{
            next if ($seen{$key});
            (my $label = $key) =~ s/$output->{r}//xms;
            push @r, { l => $output->{p} . $label, k => $key };
         }
         splice @outputs, $i, 1, @r;
      }
   }

   # Get the length of the longest label so we can pad the rest
   my $max_label_length = max map { length $_->{l} } @outputs;

   # Accumulate output string here
   my $out = q{};
   for my $output (@outputs)
   {
      my $value = $info{ $output->{k} };
      next if (!$value);

      # Apply filter if any
      if ($output->{f})
      {
         $value = $output->{f}->($value);
      }

      # Append unit(s) if any
      if ($output->{u})
      {
         $value .= q{ } . $output->{u} . ('1' eq $value ? q{} : 's');
      }
      elsif (ref $value)
      {

         # Make multiline output for a complex data structure
         my $d = Data::Dumper->new([$value], ['VAR']);
         (my $label = $output->{l}) =~ s/\S+/  >>>/xms;
         my $varprefix = '$VAR = ';    ##no critic(InterpolationOfMetachars)

         # "+2" is for 2 spaces in normal output
         my $padding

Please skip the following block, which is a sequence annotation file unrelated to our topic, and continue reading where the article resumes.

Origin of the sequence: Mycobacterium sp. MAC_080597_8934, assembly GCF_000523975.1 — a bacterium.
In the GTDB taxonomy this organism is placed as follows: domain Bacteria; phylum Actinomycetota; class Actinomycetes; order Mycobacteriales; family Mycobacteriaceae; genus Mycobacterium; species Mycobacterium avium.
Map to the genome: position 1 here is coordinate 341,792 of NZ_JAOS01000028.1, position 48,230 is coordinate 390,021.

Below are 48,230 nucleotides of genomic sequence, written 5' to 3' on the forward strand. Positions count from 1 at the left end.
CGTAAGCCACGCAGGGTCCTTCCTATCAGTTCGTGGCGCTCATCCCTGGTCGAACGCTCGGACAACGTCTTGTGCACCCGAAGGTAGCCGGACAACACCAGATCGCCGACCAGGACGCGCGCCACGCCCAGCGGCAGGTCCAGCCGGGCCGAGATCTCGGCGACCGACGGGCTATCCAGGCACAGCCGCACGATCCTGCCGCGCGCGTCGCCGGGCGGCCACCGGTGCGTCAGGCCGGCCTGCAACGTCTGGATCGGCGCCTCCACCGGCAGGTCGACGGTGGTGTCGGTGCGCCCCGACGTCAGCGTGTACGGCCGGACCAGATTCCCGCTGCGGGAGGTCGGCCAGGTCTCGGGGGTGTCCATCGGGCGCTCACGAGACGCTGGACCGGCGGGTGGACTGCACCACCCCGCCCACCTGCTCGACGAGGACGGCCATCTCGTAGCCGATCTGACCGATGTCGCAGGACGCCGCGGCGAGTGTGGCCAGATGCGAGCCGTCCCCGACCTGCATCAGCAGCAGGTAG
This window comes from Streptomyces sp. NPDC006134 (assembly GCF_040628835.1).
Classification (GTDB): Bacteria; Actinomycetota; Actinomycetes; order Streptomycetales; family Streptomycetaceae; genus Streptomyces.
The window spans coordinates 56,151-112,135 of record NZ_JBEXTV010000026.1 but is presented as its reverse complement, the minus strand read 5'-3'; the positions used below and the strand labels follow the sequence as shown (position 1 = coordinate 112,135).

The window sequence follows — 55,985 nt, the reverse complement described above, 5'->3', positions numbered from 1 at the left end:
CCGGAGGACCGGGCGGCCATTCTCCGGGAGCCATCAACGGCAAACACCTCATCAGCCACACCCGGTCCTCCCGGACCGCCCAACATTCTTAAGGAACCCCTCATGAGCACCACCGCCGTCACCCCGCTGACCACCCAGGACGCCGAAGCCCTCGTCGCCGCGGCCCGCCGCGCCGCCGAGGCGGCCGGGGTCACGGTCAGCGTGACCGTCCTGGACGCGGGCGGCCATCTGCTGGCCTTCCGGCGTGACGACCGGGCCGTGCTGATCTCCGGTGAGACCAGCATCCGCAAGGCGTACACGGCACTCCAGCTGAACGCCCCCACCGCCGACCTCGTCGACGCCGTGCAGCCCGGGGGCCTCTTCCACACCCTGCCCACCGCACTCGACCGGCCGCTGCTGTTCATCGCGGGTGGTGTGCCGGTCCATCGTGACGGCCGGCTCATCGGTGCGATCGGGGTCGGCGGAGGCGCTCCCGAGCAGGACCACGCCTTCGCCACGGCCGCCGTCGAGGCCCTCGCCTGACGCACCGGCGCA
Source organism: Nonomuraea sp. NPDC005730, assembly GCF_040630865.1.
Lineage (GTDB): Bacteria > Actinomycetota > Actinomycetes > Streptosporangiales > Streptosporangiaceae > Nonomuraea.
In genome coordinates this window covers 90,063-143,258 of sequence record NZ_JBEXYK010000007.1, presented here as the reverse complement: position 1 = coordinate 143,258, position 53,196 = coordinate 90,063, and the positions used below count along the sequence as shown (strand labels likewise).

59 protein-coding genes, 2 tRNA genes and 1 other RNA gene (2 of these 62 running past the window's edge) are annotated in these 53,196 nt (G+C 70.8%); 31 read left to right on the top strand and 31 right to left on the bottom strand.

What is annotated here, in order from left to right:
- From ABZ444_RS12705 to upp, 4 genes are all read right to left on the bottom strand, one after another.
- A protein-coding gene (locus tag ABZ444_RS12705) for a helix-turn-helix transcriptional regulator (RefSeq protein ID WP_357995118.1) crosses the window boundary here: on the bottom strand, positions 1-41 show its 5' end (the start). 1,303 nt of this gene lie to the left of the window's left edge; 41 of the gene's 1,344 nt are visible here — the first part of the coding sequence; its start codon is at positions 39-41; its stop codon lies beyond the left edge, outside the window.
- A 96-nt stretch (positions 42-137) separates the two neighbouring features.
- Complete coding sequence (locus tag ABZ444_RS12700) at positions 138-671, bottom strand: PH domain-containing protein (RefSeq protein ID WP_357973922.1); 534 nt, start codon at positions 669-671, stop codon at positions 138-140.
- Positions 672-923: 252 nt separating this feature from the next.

= q{ } x ($max_label_length + 2 - length $label . $varprefix);

         $d->Pad($label . $padding);
         $value = $d->Dump();
         $value =~ s/\A\s*>>>\s*\Q$varprefix\E//xms;
         $value =~ s/;\s+\z//xms;
      }

      my $label = $output->{l};
      my $padding = q{ } x ($max_label_length - length $label);

      $out .= "$label $padding $value\n";
   }

   return $out;
}

=item $self->get_file()

Returns the FLV::File instance.  This will be C<undef> until you call parse().

=cut

sub get_file
{
   my $self = shift;
   return $self->{file};
}

1;

__END__

=back

=head1 SEE ALSO

=over

=item FLVTool2

This is a rather nice Ruby implementation that can read and write FLV
files.  This code helped me figure out that the FLV documentation was